Successful innovation does not end at ideation. In fact, much of the work of innovation is solving problems and optimizing initial designs. With the cost of innovation increasing and new ideas “getting harder and harder to find” an organization’s ability to rapidly overcome challenges and successfully enhance existing designs is key to staying ahead in the market.
What is biomimicry?
Biomimicry is an innovation problem-solving approach that is attracting renewed interest across many fields. In her 1997 book, Biomimicry: Innovation Inspired by Nature, Janine M. Benyus defined biomimicry as, “…a new science that studies nature's models and then imitates or takes inspiration from these designs and processes to solve human problems.” The key premise is that for 3.8 billion years, living organisms have been adapting to their environments to overcome challenges through the constant churn of natural selection. The time-tested outcomes can provide inspiration for solving similar problems in product and process design.
Biomimicry is not new, however. Human populations around the world are known to have followed the example of animals to enhance their survival, and Orville and Wilbur Wright’s airplane design is said to have been inspired by the mechanics of pigeons in flight. Here are a few other notable examples where attention to and appreciation of the natural world has truly paid off in commercial innovation.
Whales inspire advancements in renewable energy
U.S. Naval Academy researchers wondered if renewable energy could be generated with underwater turbines powered by ocean tides. However, generating power was a challenge when ocean flow speed was low. Engineering professor, Mark Murray, considered the tubercles on humpback whales and placed similar features on the leading edges of the turbine blades. The result was increased performance at low speed while maintaining efficiency at high speed.
Sticky gecko feet overcome adhesive challenges across industries
Have you ever watched a gecko scale a wall? Nature has outfitted the gecko with toepads featuring stiff tendons and millions of hairs (setae) which allow them to easily adhere to smooth surfaces. Intermolecular van der Waals forces are responsible for this adhesive ability, even in wet environments. The wide range of industries where gecko-inspired adhesive have found success include athletics, robotics, healthcare and in the military.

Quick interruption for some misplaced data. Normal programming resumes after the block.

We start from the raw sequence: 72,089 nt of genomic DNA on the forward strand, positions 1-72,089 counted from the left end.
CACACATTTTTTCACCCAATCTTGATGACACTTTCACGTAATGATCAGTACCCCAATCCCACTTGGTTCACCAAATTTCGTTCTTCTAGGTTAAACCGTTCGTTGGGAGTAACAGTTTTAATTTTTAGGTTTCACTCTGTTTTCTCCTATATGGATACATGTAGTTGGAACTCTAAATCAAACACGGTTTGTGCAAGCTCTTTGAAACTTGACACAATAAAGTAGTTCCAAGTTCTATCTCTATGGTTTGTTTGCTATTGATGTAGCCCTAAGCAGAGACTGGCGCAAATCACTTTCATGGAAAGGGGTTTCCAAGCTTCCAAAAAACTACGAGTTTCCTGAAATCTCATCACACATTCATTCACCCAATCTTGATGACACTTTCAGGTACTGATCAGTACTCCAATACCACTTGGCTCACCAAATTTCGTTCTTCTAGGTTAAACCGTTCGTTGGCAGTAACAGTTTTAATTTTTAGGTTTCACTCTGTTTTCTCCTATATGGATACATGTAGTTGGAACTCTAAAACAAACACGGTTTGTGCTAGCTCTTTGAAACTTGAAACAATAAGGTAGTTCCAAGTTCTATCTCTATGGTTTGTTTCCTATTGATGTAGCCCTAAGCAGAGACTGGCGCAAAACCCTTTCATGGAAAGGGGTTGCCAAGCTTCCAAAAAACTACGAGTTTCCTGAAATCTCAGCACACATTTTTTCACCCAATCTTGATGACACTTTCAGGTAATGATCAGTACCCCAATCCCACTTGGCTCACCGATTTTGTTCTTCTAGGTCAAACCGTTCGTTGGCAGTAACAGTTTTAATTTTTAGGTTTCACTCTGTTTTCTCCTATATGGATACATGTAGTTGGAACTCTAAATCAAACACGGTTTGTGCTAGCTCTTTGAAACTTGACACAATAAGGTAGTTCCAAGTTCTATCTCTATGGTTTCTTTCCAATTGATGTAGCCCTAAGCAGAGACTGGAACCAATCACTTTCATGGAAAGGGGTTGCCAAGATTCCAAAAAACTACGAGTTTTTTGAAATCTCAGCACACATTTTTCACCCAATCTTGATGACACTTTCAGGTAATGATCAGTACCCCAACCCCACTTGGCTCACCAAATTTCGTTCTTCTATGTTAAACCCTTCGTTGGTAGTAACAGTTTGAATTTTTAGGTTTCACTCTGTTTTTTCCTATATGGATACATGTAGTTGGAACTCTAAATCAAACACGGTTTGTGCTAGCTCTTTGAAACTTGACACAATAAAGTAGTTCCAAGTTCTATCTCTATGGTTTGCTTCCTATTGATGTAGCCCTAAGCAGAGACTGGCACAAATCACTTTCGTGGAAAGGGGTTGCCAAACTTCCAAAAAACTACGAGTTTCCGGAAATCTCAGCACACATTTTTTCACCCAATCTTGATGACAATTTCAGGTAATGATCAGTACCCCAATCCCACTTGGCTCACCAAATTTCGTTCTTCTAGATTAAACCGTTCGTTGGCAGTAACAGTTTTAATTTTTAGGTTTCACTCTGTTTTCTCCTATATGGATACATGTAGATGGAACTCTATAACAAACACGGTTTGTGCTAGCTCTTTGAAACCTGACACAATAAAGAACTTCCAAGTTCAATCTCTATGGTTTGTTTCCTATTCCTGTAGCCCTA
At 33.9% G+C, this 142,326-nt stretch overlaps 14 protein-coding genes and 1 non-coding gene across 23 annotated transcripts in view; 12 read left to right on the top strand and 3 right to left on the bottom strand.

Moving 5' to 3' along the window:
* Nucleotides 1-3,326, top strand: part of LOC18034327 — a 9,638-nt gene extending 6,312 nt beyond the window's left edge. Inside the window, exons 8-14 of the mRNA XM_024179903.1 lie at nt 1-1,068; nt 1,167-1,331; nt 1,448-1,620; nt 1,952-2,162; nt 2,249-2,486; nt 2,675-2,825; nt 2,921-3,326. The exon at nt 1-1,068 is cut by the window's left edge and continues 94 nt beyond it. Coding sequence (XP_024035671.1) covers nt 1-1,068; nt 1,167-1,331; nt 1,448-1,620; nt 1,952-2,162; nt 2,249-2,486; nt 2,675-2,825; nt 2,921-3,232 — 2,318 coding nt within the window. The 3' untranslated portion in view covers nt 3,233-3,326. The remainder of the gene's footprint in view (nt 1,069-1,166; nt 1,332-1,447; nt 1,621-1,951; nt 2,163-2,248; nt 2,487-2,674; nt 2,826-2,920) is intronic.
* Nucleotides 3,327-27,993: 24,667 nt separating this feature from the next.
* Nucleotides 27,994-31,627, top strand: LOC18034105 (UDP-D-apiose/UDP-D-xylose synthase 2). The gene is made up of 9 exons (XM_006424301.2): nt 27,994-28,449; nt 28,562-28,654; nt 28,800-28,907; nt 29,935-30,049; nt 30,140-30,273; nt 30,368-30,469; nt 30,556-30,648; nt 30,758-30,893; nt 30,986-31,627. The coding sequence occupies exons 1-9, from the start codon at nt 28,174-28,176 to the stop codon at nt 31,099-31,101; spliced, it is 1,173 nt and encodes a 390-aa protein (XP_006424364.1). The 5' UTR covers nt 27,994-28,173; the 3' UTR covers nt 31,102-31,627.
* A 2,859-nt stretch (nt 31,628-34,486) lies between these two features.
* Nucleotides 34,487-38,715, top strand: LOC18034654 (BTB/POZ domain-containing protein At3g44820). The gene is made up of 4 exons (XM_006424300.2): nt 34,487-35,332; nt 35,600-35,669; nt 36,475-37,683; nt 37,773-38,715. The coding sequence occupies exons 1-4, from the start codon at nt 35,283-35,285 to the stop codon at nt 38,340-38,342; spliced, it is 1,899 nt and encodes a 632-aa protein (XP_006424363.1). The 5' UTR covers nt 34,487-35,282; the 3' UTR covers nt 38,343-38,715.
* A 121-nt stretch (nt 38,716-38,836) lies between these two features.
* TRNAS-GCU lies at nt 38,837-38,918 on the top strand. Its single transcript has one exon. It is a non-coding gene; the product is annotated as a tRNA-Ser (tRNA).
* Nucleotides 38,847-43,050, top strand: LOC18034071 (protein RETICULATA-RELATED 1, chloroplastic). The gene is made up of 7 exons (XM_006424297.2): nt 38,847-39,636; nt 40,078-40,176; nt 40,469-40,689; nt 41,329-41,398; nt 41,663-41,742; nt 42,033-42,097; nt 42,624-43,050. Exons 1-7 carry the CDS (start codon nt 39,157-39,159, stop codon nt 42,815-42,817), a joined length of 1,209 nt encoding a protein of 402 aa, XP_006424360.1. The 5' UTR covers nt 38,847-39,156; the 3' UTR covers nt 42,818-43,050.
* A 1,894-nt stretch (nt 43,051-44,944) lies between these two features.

Ubiquitous fastener mimics the burdock plant
In 1941, Swiss engineer, George de Mestral, took his dog for a walk in the mountains. Upon his return, he found his dog and pants were covered in burdock burrs. Lucky for us, this curious amateur inventor spent the next 14 years examining how the burrs attach to fabric. Through scientific trial and error, de Mestral invented the Velcro hook-and-loop fastener and was rewarded with an induction into the National Inventors Hall of Fame in 1999.
Kingfisher beak provides model for streamlined train design
In the late 1980s, Japanese bullet trains traveling more than 170 mph created sonic booms upon leaving tunnels. When seeking to reduce the atmospheric pressure waves caused by the train, one engineer was inspired by features of the kingfisher beak. Since the kingfisher can enter water with minimal disturbance, the engineer designed a new nose for the train that reduced air disturbance. The new design allows trains to travel 10% faster with a significant reduction in the sonic boom effect.
How you can put biomimicry into action
The natural world is full of ideas that could inspire your next big R&D breakthrough, but how do you actually integrate biomimicry into your everyday thinking? The first step is to clearly define the problem. Albert Einstein is often credited with saying, “If I had one hour to save the world, I would spend 55 minutes defining the problem and 5 minutes solving it.” Finding a successful model for solving a problem in nature first requires clearly defining the challenge and breaking it down to its simplest form.
Applying orthogonal thinking can help you look at a problem from different angles, but getting started can be a hurdle. Try looking at other disciplines, such as biology, physics, geology or botany, to explore where a similar problem occurs in the natural world. Access to a high-quality global information resource covering a wide range of scientific disciplines, such as the CAS content collection, is essential to enable this work. It is like adding hundreds of scientists to your team to help you review the published literature for new ideas. Group brainstorming and crowdsourcing can also provide opportunities to leverage a larger body of collective experience to find relevant models.
Still struggling? Try getting out of the office and into nature by heading to a local park, zoo, farm or forest to find inspiration. Once a natural model is identified, then it is a matter of testing and iterating to see if it can be applied effectively in your situation. Persistence is key.